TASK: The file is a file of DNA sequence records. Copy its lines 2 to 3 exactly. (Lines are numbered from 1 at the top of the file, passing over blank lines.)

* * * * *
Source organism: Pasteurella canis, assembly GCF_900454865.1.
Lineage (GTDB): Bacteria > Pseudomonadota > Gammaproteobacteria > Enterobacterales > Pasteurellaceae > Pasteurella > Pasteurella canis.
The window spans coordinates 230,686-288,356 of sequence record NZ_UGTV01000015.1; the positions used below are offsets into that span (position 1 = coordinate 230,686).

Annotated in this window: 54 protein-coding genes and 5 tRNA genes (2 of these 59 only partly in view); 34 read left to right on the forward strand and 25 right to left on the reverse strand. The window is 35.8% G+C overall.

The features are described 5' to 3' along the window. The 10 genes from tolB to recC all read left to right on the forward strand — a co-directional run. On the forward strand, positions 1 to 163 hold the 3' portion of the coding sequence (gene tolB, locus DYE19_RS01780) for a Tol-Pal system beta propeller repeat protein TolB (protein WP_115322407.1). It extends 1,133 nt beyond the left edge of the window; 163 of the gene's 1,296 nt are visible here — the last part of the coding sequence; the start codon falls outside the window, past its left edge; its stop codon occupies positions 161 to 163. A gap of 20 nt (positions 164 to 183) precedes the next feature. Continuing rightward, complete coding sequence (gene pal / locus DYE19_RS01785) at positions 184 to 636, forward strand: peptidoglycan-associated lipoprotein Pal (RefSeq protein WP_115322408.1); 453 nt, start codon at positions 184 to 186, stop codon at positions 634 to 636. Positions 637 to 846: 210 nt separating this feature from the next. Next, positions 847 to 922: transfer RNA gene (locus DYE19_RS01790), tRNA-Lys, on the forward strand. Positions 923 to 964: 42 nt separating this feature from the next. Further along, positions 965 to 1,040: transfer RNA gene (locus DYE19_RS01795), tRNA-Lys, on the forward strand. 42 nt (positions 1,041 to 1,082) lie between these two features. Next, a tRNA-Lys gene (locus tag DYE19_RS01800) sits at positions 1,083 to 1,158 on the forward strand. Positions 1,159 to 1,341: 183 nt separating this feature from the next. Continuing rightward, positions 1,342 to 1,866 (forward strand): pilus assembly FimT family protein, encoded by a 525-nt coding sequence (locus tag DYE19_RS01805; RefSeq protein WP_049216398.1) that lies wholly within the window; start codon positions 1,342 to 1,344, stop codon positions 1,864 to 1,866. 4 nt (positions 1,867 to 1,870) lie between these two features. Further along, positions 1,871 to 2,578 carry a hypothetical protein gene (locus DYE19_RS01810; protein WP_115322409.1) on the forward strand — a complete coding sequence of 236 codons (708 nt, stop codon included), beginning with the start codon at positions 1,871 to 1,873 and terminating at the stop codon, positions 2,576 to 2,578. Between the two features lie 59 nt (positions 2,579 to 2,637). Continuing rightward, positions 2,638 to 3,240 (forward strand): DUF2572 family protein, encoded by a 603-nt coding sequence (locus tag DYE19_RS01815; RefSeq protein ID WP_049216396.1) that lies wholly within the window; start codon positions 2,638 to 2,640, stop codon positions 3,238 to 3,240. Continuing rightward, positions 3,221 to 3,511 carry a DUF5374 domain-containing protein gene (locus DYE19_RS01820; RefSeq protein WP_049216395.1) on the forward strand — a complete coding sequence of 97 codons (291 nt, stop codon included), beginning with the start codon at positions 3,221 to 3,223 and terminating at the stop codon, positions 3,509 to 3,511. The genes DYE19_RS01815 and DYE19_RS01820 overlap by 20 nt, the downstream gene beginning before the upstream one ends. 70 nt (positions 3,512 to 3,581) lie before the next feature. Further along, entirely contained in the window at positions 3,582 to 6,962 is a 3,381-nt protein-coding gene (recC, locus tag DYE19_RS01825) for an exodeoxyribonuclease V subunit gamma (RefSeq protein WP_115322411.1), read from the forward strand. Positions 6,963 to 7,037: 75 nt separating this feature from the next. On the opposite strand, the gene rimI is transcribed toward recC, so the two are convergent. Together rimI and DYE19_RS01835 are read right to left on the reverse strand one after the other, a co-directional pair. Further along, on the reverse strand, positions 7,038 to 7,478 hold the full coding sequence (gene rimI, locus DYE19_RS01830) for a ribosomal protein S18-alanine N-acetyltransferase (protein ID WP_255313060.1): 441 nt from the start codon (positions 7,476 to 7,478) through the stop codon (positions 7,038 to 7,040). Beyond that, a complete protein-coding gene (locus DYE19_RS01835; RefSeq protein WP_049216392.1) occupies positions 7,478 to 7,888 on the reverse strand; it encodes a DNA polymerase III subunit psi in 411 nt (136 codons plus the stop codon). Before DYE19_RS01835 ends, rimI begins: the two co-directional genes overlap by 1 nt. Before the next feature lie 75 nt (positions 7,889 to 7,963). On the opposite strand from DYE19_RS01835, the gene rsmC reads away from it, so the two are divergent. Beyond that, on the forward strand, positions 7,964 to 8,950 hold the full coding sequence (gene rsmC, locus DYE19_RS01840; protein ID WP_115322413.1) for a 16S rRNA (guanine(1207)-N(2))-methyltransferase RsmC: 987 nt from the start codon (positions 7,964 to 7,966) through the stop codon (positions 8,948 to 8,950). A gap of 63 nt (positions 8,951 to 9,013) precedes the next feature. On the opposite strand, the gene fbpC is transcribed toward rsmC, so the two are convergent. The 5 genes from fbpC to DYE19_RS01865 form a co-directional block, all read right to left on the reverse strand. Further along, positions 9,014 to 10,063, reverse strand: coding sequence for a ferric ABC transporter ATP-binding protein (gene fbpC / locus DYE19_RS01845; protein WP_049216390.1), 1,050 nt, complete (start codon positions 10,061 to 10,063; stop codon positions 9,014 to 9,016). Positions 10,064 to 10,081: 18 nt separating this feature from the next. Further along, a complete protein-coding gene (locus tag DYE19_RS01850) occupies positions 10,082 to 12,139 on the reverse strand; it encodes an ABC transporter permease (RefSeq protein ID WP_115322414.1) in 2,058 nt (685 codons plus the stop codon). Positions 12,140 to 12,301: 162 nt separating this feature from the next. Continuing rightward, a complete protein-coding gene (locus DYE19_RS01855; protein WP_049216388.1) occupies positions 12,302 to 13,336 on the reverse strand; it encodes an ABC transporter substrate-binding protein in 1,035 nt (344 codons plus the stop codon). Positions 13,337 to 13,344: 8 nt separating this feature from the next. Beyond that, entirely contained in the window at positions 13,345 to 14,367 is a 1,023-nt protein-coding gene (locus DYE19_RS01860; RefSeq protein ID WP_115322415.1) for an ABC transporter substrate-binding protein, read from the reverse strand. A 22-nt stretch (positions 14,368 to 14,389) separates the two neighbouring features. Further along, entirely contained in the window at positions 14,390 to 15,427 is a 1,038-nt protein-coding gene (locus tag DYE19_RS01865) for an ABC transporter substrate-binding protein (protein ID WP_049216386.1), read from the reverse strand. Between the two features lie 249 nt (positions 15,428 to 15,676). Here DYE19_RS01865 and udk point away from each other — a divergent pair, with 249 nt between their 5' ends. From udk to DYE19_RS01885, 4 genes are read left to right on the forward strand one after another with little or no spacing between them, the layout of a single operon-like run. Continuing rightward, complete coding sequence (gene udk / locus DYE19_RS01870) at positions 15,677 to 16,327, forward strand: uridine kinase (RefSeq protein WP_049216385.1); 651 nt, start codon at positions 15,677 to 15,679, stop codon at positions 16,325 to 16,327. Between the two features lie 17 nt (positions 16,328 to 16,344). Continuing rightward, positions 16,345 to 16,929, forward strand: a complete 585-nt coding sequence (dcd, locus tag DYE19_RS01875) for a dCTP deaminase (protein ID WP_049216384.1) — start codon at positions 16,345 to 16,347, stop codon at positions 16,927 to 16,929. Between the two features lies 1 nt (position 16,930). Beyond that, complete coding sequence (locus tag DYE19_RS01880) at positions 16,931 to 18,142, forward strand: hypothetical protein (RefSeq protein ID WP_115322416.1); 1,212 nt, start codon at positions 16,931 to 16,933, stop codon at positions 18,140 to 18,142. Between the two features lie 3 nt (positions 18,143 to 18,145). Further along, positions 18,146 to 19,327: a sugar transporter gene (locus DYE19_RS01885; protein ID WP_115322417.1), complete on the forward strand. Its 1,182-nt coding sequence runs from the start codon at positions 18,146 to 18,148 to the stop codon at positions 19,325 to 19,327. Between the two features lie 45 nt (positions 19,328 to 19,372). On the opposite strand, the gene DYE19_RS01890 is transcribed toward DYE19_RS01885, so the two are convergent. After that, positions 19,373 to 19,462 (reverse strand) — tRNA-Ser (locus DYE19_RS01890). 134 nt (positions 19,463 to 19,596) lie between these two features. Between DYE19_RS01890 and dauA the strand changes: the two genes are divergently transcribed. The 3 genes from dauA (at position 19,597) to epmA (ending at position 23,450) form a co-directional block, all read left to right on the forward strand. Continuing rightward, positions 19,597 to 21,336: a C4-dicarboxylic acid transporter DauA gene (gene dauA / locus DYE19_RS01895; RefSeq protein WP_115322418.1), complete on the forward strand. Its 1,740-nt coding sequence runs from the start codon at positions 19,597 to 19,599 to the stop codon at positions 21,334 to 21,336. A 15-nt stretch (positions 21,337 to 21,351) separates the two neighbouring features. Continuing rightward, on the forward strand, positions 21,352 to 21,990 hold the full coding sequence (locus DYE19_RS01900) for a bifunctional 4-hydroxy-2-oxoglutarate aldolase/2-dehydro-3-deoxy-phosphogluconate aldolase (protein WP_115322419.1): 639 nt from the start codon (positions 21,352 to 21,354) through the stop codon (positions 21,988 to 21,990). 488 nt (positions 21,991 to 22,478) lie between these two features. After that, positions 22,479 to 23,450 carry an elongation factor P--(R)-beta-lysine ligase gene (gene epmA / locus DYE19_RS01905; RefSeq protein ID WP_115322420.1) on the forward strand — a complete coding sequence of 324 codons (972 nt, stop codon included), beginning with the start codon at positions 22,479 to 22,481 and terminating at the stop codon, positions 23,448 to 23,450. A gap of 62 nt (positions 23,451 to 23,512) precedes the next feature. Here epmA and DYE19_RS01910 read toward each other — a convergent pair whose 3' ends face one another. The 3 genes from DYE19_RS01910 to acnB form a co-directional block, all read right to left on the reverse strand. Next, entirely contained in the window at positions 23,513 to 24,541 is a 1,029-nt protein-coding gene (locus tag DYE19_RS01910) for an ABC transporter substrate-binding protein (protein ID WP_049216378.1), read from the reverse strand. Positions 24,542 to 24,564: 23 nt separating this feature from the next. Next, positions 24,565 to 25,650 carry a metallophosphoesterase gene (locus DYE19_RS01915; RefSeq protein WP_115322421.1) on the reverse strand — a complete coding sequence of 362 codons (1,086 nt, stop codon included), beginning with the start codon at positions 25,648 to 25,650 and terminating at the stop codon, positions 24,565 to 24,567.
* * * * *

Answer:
Lineage (GTDB): Bacteria > Pseudomonadota > Gammaproteobacteria > Enterobacterales > Pasteurellaceae > Pasteurella > Pasteurella canis.
The window spans coordinates 230,686-288,356 of sequence record NZ_UGTV01000015.1; the positions used below are offsets into that span (position 1 = coordinate 230,686).